Now Transmitting: Live DJs Take Over Times Square

Times Square Transmissions, a collaboration between Times Square Arts and The Lot Radio, brings live music to the heart of Manhattan throughout the month of May



People enjoy live music in Times Square thanks to Times Square Transmissions.


An 8-by-8-foot red box in the heart of Times Square will be the source of 12 hours of live music a day for the entire month of May.

The box, which is actually a refitted K67 kiosk, is currently serving as the hub for Brooklyn’s beloved independent radio station The Lot Radio, which typically streams 24/7 from a shipping container in Greenpoint. 

But until the end of May, the station’s group of DJs will be playing opposite Duffy Square’s iconic red bleachers from 10 a.m. to 10 p.m. every day. It’s a refreshing way to bring live music back to the streets of New York after what has been a grueling year for its residents and visitors alike.

The initiative, officially known as Times Square Transmissions 2021, is a collaboration between The Lot Radio and Times Square Arts. Transmissions’ first iteration came about a few years ago, when a repurposed money exchange bureau became The Lot’s home for a month in December 2018. On Saturday, however, the station’s owner and founder Francois Vaxelaire explained that he never expected Transmissions to make a return.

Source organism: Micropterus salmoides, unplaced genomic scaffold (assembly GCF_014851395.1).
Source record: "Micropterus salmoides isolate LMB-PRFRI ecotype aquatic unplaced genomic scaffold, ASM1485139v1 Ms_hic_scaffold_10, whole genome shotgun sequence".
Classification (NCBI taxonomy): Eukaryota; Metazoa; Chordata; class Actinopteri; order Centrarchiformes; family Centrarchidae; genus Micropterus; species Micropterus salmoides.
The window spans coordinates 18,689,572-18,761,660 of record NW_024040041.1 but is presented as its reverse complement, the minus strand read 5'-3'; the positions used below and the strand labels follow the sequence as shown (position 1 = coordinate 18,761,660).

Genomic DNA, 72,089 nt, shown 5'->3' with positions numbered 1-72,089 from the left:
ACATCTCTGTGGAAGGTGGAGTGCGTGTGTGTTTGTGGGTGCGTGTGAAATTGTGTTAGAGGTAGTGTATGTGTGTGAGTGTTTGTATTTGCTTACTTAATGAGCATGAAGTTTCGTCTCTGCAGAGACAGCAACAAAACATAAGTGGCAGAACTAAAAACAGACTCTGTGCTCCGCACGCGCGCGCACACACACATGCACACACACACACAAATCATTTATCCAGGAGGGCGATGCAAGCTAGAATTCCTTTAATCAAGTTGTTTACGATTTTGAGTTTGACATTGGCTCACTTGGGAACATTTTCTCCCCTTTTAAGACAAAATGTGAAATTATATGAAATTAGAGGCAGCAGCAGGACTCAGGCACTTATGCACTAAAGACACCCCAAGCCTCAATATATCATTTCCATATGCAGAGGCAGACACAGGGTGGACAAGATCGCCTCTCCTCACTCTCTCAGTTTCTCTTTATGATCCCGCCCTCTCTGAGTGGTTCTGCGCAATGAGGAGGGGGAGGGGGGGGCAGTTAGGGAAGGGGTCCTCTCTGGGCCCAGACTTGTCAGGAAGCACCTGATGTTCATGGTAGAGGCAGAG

“I thought it was just going to be this one-off, crazy thing we did,” Vaxelaire said of the 2018 event. But when the opportunity arose for The Lot Radio to return to Times Square, he knew he couldn’t pass it up. 

Kicking off The Lot’s monthlong residency on Saturday morning were Barbie Bertisch and Paul Raffaele, who DJ together as Love Injection and create a monthly print fanzine under the same name. As passersby strolled through Times Square, the duo’s mix of dance music inspired more than a couple of people to move their feet. After a year that has seen Times Square sit nearly empty, it felt as if the city was finally coming back to life.

Contributing to that feeling were the many people who walked by with a free vaccine donut in hand thanks to the Krispy Kreme two blocks away. The presence of Spongebobs and Spidermans soliciting photos from tourists and Korean evangelists handing out Bibles helped to establish a sense of normalcy, too. The visual reminder of ongoing vaccination efforts paired with historical mainstays of Times Square brought about a sense of hope that New York will soon return to its typically lively self.

As the sun rose over the course of Love Injection’s two-hour set, those who were afraid to show off their dance moves instead took advantage of the plaza’s movable seats and tables, slowly shifting along with the sunlight like a group of basking cats. Crowds of people enjoying live music together provided a glimpse into what summer in New York City might look like as the city gears up to fully reopen in the coming weeks. Strolling around Duffy Square with his head bobbing subtly, Vaxelaire noted that the timing of Transmissions could not be better.

“We were excited to do it towards the end of the pandemic. It feels like a light at the end of the tunnel,” he said. “I like the symbolism of that.”

The 2021 iteration of Times Square Transmissions can be experienced in person until the end of May, and it can also be streamed live on The Lot’s website.